tv Piers Morgan Tonight CNN May 29, 2011 9:00pm-10:00pm EDT
it definitely would have been a whole lot easier, but i won't let this get me down. >> reporter: a full month after a deadly tornado and so many still so slow to turn the corner from surviving to recovery. david mattingly, cnn, tuscaloosa, alabama. >> from the cnn center in atlanta, i'm drew griffin. piers morgan is next. >> 13 mm people watch got gree" and his star. he's almost made "time" magazine's 100 list for most influential people in the world. he's a role model to millions of fans and hobb noboknobbing with celebrities. >> you bowed to lady gaga? >> well, she had a crown on. >> and he's even met the president. >> he said, hi, i'm chris.
and when i get nervous i get high pitched so i'm like, hi, chris. >> and somebody who knows the first president better than anybody else. the first brother-in-law. >> what do do you say when you see him? >> mr. president or the guy who goes to his left all the time on the basketball court. >> michelle's brother, craig. this is "piers morgan tonight." >> google chris and you'll get more than 2.5 million results, "glee's" overnight sensation, fans hanging on his every word. he's here and i, too, will be hanging on your every word. >> thank you, thank you. >> i don't know why i do this to myself because i picked up "entertainment weekly" the cover, which has eluded me so far. >> it's coming. >> two copies of hollywood reporter this year alone. there you are on both of them.
and then this one, which absolutely, i have to be honest, sickened me. i have spent 46 years in journalism and broadcasting, desperate to get on the top 100 of "time" magazine's most influential people. there you are, first shout. you're not even inside, you're on the cover, under the banner. >> right under the "m". >> the most prominent head. >> right, the "m" on on my forehead. >> how old are you? >> i'm turning 21 in two weeks. >> this is ridiculous. how did you do this? >> i have a fantastic publicity team. i mean -- >> when you pick up "time" magazine, you weren't even -- you weren't doing anything before you got this job, were you? >> no, no. i was just a student and i was in high school a few months before i got the show and i was in college two weeks. when i officially got it. i was working in the dry cleaners? the summer. >> earning how much? >> oeshg, gosh. >> let me get more annoyed. >> dry cleaners i was making, i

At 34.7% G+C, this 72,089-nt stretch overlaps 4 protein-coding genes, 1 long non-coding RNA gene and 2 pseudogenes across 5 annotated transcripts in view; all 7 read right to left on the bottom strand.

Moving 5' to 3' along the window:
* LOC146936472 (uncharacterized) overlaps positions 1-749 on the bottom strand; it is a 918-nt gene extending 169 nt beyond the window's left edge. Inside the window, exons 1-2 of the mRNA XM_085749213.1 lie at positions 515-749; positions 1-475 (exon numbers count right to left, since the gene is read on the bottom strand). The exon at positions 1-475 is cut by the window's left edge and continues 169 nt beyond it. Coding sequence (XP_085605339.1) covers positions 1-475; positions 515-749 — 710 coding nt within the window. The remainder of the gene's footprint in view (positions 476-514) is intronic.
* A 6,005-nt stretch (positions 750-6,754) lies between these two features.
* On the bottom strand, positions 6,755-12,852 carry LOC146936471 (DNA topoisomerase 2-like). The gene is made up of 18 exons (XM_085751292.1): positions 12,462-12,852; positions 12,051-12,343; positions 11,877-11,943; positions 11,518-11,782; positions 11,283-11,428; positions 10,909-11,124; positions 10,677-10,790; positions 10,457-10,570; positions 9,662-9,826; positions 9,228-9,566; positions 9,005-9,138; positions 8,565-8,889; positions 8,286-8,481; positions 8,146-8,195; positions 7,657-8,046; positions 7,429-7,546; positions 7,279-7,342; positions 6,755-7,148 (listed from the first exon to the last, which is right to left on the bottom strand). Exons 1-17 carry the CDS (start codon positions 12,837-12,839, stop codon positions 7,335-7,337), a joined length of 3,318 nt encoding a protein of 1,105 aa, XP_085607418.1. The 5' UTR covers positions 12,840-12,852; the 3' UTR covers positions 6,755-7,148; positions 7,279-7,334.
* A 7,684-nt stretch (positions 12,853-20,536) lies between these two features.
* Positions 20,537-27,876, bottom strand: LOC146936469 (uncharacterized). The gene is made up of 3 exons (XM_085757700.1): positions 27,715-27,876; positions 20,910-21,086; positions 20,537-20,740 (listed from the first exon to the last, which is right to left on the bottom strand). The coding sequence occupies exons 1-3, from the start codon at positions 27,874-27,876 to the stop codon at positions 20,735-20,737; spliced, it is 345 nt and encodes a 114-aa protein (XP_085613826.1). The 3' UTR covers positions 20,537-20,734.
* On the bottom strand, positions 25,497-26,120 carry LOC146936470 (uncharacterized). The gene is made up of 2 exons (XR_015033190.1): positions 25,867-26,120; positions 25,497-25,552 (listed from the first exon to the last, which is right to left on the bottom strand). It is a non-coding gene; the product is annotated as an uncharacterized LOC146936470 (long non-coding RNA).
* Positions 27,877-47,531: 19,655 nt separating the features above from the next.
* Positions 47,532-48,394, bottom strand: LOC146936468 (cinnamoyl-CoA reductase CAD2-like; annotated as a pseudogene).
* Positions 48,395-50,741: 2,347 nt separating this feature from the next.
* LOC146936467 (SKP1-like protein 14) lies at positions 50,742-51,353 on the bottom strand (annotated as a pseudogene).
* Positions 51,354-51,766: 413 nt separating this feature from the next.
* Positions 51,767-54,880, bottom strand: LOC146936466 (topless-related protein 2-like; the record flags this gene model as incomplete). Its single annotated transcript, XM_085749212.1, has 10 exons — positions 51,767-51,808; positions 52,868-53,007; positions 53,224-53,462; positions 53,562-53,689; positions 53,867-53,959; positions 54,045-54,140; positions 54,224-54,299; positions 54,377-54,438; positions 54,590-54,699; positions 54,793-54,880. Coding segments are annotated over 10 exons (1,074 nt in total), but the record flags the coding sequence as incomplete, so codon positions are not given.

think, $7.25 an hour. i think that was minimum wage at the time. >> you were earning $7.25 an hour. in a dpri cleaners. >> yes. >> when you get a call saying, are you available to be the heart throb star of the biggest tv show in america? >> i wish it was that picturesque but -- >> pretty well is like that. >> in a way, yeah, yeah. i mean, i was just -- >> what were you when you got the call? >> it's driving back from the last audition. and i was -- my mom was driving. and i -- we were just passing santa monica pier. the phone rang. she answered it and she looked at me with that look and i knew i had it. >> what's the look? >> the look was like -- looked like she should be driving, paying attention to the road. that's the look i was giving back to her but it was like, oh, the look. >> how did you feel? what an extraordinary story for you. did you realize when you got that call how big it might be? did you have an inkling? >> absolutely not.